The story moves by means of oscillation. It is structured as a pendulum that swings between two extremes, and this motion works on many levels. On a typographical level, the story moves between roman and italic type. At the same time, the text oscillates between dialogue-driven, almost adjective-free plain prose and a reminiscence-laden, run-on style of thinking about the past. Harry’s attitude toward his wife oscillates between contempt or even loathing for her to affection and respect for her. Most of the symbols in the story are polarities, as well; the hyena at the end of the story and the leopard at the beginning are different extremes of the same pendulum, as are the clean white peak of the mountain and the fetid humidity of the plain.
The sections in roman type are very typical of Hemingway’s writing. In these sections, the protagonist converses with his wife about the events of the immediate present and skims over the details of the past. In this, the story resembles such classic Hemingway stories as ‘‘Cat in the Rain’’ or ‘‘Hills Like White Elephants.’’ But in ‘‘The Snows of Kilimanjaro''—and quite unlike many Hemingway stories—the internal thoughts of the protagonist are revealed as early as the third page: ‘‘So now it was all over, he thought . . . for years it had obsessed him; but now it meant nothing in itself.’’ But for the most part, Harry is a classic macho Hemingway character, staring death in the face and not seeming to blink. ‘‘Can’t you let a man die as comfortably as he can without calling him names?’’ he asks his wife. ‘‘I’m dying now. Ask those bastards,’’ he continues, indicating the vultures who are waiting to claim his body.
The sections in roman type, such as the section discussed above, show Harry to be an egotistical, cruel, callous, and mean-spirited man. Even before readers journey into his thoughts to learn his opinion of his wife, they can already see that he holds her in contempt by the way he brushes off her efforts to be kind and caring to him. ‘‘So this was the way it ended in bickering and a drink,’’ he thinks to himself. As the story progresses, he takes his frustrations out almost exclusively on his wife. When she tries to remind him of things he loved—hotels in Paris, for instance—he snaps back at her that ‘‘love is a dunghill . . . and I’m the cock that gets on it to crow.’’
Harry had been a promising young writer who fell in with a rich crowd because, he told himself, he wanted to write about them. ‘‘He had had his life and it was over and then he went living it again with different people and more money,’’ the narrator states. However, he was seduced by their luxuries and allowed those luxuries to distract him from his true calling. ‘‘Each day of not writing,’’ the narrator continues, ‘‘of comfort, of being that which he despised, dulled his ability and softened his will to work so that, finally, he did no work at all.’’ To purge himself of this luxury and to remind himself of the hardships that drove him to his best work, he and his wife took this safari ‘‘with the minimum of comfort’’ so that ‘‘in some way he could work the fat off his soul the way a fighter went into the mountains to work and train in order to burn it out of his body.’’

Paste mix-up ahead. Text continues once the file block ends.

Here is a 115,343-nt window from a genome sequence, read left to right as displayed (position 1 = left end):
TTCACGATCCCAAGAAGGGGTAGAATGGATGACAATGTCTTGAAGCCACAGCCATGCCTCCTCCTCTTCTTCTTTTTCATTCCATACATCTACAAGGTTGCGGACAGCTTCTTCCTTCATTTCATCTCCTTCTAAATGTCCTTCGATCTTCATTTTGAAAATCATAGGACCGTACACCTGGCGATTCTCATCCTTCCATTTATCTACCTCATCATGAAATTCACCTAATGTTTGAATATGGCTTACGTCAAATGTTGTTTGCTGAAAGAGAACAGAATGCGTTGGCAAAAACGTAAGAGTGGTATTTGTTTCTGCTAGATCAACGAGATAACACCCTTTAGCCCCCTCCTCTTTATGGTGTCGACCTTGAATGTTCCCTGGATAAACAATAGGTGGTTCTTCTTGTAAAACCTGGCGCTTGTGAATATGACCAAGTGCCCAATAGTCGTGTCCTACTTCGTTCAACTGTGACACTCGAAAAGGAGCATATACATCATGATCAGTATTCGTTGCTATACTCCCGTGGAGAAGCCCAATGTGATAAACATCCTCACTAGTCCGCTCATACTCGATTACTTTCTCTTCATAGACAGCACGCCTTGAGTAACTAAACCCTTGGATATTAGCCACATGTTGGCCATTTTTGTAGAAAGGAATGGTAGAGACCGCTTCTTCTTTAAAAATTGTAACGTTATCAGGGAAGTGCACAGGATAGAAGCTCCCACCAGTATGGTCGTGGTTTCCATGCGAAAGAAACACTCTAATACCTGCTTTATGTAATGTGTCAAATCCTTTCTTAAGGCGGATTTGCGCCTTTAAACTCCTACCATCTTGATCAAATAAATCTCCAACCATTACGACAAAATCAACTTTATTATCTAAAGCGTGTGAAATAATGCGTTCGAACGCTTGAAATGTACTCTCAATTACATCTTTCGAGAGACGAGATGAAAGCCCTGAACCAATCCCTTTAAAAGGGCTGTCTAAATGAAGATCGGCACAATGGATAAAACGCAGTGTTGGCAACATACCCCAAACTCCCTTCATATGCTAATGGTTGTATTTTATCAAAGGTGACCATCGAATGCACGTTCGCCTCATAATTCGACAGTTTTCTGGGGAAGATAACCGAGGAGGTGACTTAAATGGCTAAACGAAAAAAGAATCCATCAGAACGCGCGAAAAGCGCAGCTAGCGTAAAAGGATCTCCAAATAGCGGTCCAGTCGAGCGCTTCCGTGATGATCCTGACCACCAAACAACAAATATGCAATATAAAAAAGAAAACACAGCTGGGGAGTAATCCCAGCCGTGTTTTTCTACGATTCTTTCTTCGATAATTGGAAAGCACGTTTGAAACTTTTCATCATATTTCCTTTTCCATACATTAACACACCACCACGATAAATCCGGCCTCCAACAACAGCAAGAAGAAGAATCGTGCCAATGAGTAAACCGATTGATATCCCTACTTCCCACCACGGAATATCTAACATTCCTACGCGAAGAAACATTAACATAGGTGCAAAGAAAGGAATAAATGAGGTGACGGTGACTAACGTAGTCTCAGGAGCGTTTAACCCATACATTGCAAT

But the presence of his wife reminds him of all of the damage he has done to his ‘‘soul,’’ and because of that he is neither able to return to his ‘‘fighting trim’’ or to arrive at genuine love for her. The portrait of his wife that readers have is created by the narrator, but Harry’’s prejudices color it, and the description of his wife becomes the battlefield on which he fights his inner conflict about who is responsible for the atrophy of his talents. ‘‘She shot very well this good, this rich bitch, this kindly caretaker and destroyer of his talent. Nonsense. He had destroyed his talent himself,’’ he thinks to himself. The wife, on both a symbolic and literal level, represents the destruction of creativity. She has had love—the ultimate symbol of creativity— and children, but her husband died when she was young, and, later, one of her children followed her husband in death. She replaces love and fecundity with sex (through a succession of lovers) and alcohol, both of which Harry also indulges in but disdains. She has also learned to shoot and kill—two of Harry’s other passions.